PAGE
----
PayPal is a payment processor that many online websites use for transactions. Both individuals and businesses can earn and spend money in a PayPal account, and you can also send money to friends or cash it out to your bank account.

Many people find it convenient to use a PayPal account to checkout, as you can save all your cards in the account. Used correctly, PayPal can be a great tool for boosting credit card points earn in certain scenarios. This guide will walk you through how to do this and point out ways to avoid extra payment charges.

Use PayPal when the merchant doesn’t accept Amex

A common situation is where you want to pay with your American Express Card (which typically earns more rewards or frequent flyer points than Visa or Mastercard). One snag – the merchant doesn’t accept Amex natively, but they do accept PayPal. There’s your workaround.

An example of this is Australia Post’s ‘Post Billpay’ service, which many utility companies use. Using Origin Energy as an example, you can’t pay with an Amex with a credit card. But select PayPal, and it works like a charm.

But if you switch to PayPal, then you’ll see on the right-side screenshot that after logging in, I can pay with my linked American Express card, thus potentially earning more points.

Use PayPal when the transaction fees are lower

In certain cases, checking out with PayPal will save you on credit card surcharges compared to using a traditional card payment method.

For example, Jetstar currently charges 0.69% for PayPal and up to 1.29% for using a credit card. While this may just be a few dollars different on simple bookings, it can certainly add up for more expensive bookings.

Using PayPal helps cut down payment transaction fees at Jetstar while earning full points.

Other airlines that accept PayPal for journeys starting in Australia include Qatar Airways, Emirates, and AirAsia. See the latest list here (filter for ‘Travel’).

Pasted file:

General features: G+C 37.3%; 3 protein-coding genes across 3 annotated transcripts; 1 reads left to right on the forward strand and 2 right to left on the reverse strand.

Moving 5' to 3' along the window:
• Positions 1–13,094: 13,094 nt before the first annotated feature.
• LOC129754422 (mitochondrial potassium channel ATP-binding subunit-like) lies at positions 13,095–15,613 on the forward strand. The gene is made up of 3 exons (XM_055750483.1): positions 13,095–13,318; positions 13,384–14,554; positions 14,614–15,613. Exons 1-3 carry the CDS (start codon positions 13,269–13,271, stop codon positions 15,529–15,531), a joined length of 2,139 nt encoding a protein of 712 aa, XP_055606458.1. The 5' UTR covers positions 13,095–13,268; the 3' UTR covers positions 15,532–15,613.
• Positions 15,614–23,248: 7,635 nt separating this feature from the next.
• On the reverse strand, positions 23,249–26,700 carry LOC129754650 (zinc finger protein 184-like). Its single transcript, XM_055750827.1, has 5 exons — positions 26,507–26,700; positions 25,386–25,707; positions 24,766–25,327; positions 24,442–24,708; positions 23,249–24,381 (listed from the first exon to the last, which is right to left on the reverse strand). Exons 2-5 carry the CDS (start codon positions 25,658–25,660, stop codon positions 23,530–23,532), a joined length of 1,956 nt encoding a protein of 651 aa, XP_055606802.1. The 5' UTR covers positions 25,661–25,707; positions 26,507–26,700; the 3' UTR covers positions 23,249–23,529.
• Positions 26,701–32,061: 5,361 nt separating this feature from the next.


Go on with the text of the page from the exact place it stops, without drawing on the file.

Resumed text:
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Can you still earn points with ‘government services’?

In the past, we also used to mention that PayPal was an excellent tool for earning full points on spending that would otherwise be ineligible, such as ATO tax bills and other government services.

Unfortunately, we’re aware that this no longer appears to be the case in 2024 – at least for some banks. Card issuers such as Amex and Citi are now awarding zero points on transactions that would usually be ineligible, even through PayPal. It appears that card issuers can see the transaction category type, even via a payment processor.

Other reasons to consider PayPal at the checkout

While not strictly points-related, there are a few more benefits that you might be able to get through PayPal. The first one is buyer protection, where PayPal will allow you to file a dispute if your purchase doesn’t turn out as expected (with some terms and conditions, of course).

The second is ‘Pay in Four’, where eligible transactions can be split into four equal, fortnightly instalments at no extra cost or hit to your credit file.

Summing Up

PayPal can be a safe way to make purchases online while also maximising the number of points you earn. As a buyer, it can also offer you buyer protection for your goods, particularly on eBay.

The main reasons for using PayPal include the greater ability to use your Amex cards and potentially lower fees at some merchants. But it seems the days of using PayPal to escape zero or low earning rates on government spending are over.

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Is there a benefit to paying bills through PayPal? was last modified: May 28th, 2024 by Brandon Loo